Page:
Not usually prone to write about vocalists, I changed my mind upon hearing this CD. Along with bassist Tyrone Brown's accompaniment (more than ever could be expected), Rosella Washington uses her beautifully controlled mezzo soprano voice to shape a compilation of songs telling a story that is the blues, the pain, the heartache, the prayer, the final lightheartedness and the passion to continue after a loved one is gone.
The quality of her delivery to me is flawless. She does not miss a note or a beat. Bassist Brown does stray at all and supplies the rhythm in tandem right along with her or imitates how the notes she sings would carry over to an inanimate instrument. The first note to come out of her in "Someone to Watch Over Me" wrapped me immediately in the suppleness of her voice. The influence of gospel music infiltrates many of the numbers. She can hang notes in ways that I want to internalize and remember. Her voice can run the scales as a horn could. The high notes she hits signify the glory of the idea of spiritual renewal. They sound like the peaking of a saxophone played by an enchanted instrumentalist. Sometimes, shakers shake in the background to lighten the combined deep tones produced by the voice and the bass. Percussionist Bill Meek is responsible for this precisely chosen timing.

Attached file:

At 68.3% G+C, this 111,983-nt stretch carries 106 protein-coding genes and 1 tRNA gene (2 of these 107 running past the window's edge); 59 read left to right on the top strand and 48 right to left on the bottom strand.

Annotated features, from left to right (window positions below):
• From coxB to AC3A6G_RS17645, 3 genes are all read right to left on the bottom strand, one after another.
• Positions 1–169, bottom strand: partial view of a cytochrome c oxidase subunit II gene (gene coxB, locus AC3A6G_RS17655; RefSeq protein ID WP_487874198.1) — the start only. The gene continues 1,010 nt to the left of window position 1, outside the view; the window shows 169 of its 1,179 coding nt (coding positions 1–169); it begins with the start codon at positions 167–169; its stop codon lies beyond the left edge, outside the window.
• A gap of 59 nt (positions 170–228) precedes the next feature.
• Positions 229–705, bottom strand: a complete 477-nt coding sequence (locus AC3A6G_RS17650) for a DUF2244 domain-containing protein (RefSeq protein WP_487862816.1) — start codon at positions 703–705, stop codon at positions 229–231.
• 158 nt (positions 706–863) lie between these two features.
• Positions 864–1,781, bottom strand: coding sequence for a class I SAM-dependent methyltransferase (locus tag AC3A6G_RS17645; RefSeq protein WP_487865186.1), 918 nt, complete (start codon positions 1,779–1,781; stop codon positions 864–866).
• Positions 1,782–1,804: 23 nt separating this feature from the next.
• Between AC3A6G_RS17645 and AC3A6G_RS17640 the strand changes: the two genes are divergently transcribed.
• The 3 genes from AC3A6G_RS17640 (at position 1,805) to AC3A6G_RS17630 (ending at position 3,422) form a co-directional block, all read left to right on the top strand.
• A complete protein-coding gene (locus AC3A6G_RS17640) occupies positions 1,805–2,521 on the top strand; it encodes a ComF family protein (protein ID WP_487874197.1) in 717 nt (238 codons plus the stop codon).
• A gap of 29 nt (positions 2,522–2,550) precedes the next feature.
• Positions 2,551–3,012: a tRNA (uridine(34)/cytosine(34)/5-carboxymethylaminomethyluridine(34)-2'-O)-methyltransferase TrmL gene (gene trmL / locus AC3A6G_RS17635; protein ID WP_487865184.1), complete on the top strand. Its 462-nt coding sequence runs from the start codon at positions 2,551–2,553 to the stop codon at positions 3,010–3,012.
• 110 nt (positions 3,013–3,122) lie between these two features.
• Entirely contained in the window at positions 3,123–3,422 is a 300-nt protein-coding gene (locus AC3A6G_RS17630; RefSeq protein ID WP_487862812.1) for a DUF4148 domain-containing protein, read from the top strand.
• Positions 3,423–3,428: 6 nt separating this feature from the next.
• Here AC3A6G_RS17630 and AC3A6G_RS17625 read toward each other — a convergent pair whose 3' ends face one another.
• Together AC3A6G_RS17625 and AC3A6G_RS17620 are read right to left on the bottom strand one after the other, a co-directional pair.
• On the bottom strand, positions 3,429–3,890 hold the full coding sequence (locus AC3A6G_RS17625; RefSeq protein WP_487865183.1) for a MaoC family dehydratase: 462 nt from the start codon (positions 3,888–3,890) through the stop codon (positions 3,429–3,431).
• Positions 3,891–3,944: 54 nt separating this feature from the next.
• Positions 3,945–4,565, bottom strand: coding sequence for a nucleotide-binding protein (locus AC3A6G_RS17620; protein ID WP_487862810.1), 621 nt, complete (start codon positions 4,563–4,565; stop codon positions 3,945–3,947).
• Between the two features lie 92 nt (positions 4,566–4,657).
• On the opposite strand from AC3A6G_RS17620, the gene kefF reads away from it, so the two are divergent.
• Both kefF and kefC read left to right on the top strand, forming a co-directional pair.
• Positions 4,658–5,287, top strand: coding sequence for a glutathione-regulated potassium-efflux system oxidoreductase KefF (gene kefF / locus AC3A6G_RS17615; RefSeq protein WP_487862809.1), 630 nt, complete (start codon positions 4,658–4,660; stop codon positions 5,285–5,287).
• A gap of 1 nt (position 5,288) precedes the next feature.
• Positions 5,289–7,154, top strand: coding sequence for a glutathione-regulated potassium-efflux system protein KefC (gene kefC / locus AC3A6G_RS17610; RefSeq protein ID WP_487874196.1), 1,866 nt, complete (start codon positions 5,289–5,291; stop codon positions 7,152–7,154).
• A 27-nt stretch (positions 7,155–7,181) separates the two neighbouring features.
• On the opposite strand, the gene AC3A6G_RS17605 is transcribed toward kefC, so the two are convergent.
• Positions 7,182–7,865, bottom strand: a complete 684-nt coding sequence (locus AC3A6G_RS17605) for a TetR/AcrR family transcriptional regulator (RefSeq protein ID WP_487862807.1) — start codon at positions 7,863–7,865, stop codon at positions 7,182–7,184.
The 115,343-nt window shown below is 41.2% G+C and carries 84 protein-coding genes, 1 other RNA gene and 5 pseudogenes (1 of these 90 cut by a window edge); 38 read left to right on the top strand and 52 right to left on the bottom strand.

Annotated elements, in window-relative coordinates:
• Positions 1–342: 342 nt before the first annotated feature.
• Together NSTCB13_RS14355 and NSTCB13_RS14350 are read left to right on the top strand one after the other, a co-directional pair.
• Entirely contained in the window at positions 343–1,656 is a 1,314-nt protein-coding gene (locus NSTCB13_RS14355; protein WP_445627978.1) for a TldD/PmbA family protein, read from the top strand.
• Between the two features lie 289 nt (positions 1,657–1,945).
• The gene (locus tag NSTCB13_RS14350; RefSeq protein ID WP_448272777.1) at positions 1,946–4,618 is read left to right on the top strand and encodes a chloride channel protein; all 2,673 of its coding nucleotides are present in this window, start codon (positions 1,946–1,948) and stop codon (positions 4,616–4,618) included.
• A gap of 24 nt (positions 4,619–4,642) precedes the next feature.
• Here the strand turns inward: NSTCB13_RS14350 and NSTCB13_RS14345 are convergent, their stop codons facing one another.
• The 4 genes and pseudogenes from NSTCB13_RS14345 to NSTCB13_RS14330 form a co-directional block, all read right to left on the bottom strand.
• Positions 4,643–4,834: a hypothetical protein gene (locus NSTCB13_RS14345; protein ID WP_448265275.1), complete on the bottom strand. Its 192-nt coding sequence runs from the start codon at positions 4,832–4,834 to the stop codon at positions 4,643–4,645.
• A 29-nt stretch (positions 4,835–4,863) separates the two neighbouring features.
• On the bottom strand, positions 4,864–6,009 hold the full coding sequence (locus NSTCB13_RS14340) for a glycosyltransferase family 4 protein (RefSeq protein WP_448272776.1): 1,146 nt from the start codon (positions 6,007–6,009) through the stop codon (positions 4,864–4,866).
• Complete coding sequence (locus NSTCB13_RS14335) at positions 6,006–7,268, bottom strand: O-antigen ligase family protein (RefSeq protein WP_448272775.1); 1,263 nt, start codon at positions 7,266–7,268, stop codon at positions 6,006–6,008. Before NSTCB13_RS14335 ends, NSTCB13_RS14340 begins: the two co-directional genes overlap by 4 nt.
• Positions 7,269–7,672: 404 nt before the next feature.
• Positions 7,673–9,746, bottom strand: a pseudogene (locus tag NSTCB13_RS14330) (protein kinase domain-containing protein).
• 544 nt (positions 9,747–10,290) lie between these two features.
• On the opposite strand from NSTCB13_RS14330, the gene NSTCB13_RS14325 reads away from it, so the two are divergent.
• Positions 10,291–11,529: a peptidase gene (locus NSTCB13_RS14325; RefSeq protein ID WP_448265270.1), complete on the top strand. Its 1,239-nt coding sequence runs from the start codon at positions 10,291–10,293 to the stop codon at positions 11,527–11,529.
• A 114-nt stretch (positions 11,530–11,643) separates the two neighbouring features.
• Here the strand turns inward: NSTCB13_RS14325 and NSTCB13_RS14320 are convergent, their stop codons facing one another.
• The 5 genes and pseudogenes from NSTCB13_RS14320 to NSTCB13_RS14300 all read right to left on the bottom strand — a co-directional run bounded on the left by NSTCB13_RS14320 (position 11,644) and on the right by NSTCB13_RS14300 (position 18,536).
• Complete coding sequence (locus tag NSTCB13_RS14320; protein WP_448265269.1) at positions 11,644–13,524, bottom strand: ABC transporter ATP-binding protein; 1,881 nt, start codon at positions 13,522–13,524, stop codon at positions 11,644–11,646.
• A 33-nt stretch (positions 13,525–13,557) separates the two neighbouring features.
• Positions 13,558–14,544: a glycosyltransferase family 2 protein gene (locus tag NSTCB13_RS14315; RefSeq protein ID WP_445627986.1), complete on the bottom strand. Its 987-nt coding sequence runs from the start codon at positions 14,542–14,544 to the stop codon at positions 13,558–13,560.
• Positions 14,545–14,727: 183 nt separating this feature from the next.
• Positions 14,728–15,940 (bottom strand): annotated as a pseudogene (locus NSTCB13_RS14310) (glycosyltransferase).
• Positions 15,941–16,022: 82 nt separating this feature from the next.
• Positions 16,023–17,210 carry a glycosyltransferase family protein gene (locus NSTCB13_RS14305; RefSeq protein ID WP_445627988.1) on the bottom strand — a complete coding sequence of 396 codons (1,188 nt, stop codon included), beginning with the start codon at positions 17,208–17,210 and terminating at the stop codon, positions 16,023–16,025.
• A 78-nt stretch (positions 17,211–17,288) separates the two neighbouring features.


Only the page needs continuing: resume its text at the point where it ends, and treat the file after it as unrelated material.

The seventeen works Rosella performs stem from a wide range of standards written by composers including Jerome Kern all the way to Antonio Jobim. Brown has written for Rosella "With Open Eyes" , for which he plays his own fast-paced pizzicato solo, and the concluding scat solo "El Monte". Meek has contributed "Ellingtonia II", which employs Rosella's resonating scat-oooing and Brown's talents for bending pitches towards the development of his own voice.
The quality of the recording is excellent. This is inseparable from the quality of the music recorded. CIMP should be very proud of this release. This was a good place to start...for me.